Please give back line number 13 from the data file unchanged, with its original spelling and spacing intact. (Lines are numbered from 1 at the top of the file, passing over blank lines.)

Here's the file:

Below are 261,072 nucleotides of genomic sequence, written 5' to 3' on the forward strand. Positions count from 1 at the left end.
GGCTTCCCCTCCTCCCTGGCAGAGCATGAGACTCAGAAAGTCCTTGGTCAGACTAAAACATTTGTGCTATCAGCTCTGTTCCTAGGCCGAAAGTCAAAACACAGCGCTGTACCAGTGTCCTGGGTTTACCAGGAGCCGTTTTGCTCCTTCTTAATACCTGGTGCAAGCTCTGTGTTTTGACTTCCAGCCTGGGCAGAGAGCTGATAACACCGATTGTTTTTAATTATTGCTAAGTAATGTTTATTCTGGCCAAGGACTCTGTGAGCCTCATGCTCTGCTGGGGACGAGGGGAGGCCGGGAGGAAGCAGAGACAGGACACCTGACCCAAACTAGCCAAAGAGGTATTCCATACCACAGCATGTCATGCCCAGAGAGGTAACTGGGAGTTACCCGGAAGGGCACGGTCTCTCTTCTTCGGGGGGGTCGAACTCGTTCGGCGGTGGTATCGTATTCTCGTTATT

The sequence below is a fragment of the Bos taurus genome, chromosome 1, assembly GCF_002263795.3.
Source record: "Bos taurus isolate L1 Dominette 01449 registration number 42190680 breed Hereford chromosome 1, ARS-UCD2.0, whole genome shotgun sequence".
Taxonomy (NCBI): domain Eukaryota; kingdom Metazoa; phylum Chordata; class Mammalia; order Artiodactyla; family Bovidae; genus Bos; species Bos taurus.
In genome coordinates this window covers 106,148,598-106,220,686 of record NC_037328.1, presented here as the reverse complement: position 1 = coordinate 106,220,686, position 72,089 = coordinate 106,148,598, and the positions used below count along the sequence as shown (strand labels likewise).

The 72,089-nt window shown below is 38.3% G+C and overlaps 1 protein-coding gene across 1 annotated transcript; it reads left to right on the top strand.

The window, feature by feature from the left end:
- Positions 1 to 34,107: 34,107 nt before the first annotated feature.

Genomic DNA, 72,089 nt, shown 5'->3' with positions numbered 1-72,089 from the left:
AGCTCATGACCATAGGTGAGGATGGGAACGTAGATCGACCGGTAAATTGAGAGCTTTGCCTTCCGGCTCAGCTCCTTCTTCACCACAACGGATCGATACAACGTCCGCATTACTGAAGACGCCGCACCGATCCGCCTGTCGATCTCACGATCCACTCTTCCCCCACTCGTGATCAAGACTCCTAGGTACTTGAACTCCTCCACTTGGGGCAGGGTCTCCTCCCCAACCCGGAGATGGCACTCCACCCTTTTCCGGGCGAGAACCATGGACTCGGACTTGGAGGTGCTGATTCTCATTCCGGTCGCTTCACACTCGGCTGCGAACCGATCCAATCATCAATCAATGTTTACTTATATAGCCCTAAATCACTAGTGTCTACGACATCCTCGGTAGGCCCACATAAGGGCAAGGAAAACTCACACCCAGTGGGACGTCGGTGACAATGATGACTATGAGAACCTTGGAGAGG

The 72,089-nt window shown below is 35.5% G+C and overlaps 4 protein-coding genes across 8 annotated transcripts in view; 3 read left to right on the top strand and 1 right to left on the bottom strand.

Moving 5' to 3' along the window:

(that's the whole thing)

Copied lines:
Moving 5' to 3' along the window: